Friday, October 12, 2007
The 5000 Shillings Speech (part 1)
A very Good afternoon to you all. It is with pleasure that I am here today.
I wish to convey my sincere gratitude to the Principal for accepting to take on the role of being chief-guest. Sir, you have been asked to do this at the last hour, I am so grateful that you showed no hesitation in doing it. Thank you very much
Today is a day for the commencement of a fundamental turn in the lives of many individuals seated amongst you, and a milestone day that will go down in the history books of Gayaza Cambridge College of St. Mbaaga.
I would like to thank the headmaster and all the teachers so much for their support; Mr. Lwanga, Mr. Lugemwa and Mr. Zziwa, you have been extremely encouraging. I can hardly say it was easy; when we would expect to have at least all the computers fully functioning, I could discover one or two had faulty mice or keyboards. But your encouragement, direct and indirect, kept us all going
Mr. Arinaitwe, Mr. Kawooya, Mr. Ssewannyana, Madam Kambejja, Madam Rose, Madam Nanziri, Mr. Ssentongo, Mr. Mugwanya, Mr. Ssembatya, Mr. Kasenge, Madam Nakamanya, Madam Nakkazi, Mr. Ssaka, Mr. Kwijuka, Madam Nakkazi, Madam Nakayiza, Madam Nakitto, Mr. Kasenge, Mr. Ssentongo, and Mr. Ndugga ….you were always there for whatever issue I had to raise; thus enabling smooth trainings.
I also wish to extend my thanks to the entire students’ community for the reception you gave me. I met so many smiling faces, which gave me hope that every one of you, ladies and gentlemen, is headed somewhere, and that the entire school community has a dazzling destination. You gave me a challenge every time I walked around the school compound, thus
- HOW BEST CAN THE YOUTH BE TAUGHT AND PUT OUT TO THE WORLD WITH A DETERMINATION TO MEET THEIR OWN AND THEIR COMMUNITY CHALLENGES AND OPPORTUNITIES?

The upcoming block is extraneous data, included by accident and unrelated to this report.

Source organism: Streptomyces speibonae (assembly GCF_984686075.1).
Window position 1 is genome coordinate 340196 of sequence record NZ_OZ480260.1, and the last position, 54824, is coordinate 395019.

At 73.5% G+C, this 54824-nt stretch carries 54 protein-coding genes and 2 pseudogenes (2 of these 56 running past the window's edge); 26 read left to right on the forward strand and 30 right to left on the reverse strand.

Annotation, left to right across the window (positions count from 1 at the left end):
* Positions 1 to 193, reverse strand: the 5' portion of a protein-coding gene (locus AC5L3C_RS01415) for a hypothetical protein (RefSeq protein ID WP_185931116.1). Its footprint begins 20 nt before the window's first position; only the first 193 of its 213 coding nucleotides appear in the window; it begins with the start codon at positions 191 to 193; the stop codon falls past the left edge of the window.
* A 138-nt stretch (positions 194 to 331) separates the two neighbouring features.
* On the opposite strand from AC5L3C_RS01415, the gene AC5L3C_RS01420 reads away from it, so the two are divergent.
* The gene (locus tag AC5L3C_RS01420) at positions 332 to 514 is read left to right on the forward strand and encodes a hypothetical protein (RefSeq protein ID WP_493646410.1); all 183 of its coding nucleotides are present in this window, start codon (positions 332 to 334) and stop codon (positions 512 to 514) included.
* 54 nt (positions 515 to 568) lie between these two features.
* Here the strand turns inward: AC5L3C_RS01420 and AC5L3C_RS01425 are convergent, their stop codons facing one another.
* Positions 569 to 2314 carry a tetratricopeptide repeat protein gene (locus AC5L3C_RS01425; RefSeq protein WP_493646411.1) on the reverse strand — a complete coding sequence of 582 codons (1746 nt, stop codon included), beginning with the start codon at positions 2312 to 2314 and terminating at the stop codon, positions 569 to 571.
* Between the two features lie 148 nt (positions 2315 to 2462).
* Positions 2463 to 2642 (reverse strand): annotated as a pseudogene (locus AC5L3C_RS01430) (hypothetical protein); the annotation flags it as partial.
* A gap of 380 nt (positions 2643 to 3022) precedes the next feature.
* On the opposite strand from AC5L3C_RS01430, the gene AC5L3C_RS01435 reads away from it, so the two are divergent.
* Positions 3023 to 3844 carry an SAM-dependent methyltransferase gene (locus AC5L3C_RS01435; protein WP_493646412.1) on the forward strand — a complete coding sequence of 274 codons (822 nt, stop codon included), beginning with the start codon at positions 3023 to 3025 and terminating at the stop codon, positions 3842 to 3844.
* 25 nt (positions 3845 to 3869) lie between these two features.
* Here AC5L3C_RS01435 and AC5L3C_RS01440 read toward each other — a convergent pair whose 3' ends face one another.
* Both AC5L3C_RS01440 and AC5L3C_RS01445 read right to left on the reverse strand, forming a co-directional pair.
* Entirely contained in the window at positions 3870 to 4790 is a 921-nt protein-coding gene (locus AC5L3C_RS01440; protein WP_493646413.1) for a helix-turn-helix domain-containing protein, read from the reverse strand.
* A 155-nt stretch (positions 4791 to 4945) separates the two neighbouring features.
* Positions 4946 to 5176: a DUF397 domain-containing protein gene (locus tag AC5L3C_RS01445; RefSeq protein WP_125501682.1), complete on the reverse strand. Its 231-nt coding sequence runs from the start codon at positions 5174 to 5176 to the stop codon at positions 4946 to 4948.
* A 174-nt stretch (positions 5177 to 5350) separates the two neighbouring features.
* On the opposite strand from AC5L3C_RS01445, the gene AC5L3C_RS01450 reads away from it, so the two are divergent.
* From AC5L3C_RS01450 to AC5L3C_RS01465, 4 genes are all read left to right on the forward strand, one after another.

- HOW CAN WE CLOSE THE RIFT OFTEN SEEN BETWEEN TEACHERS AND THEIR TEENAGE LEARNERS?
- CAN TEACHERS PRODUCE THE BEST STUDENTS WITHOUT PUNISHING, PARTICULARLY THE USE OF CORPORAL PUNISHMENT?
These questions, pondered upon, can help teachers with the best way to handle students without derailing their respect, while showing such great respect for their learners. It is such mutual respect, and the understanding of students’ personal needs and challenges that can give us the best performance in our schools in the entire country.
I particularly wish to convey my sincere appreciation to the students receiving their certificates today. You have been enormously disciplined and committed to learning. I have no report of mediocre achievement or indiscipline on individuals or the entire group to the headmaster or to anyone else here seated, but one of tremendous success.
When the headmaster told me he had selected the best cream from the school for the start of the trainings, he didn’t lie. He and all the others on his selection team, which included Mr. Lugemwa, have been proved right by today’s results.
These students have always been so ardent on learning that in one of our sessions, I read many confused faces; anyone could read that they were not taking in anything. After the lesson, I took one of their leaders, Rhona, and asked her what had happened to the class. She said, and I quote “Sir, there was nothing wrong, it was with you, you seemed to have had a small problem disturbing you”, end of quote. I kept quiet for a few moments to reflect, I found that Rhona was right. Their tutor had a problem, he had carried all the stress of the hours he had since morning into class.
And in my utter belief, such happens to all teachers at one time or another. It also happens to every one of us in the different relationship we have, and in different areas where we might happen to be. No wonder we are so quick in finding fault with others before we have found our own.
The notion that problem teachers create problem students requires much more than our thought. Many are times when our learners find difficulties in learning as a result of their teacher’s fault.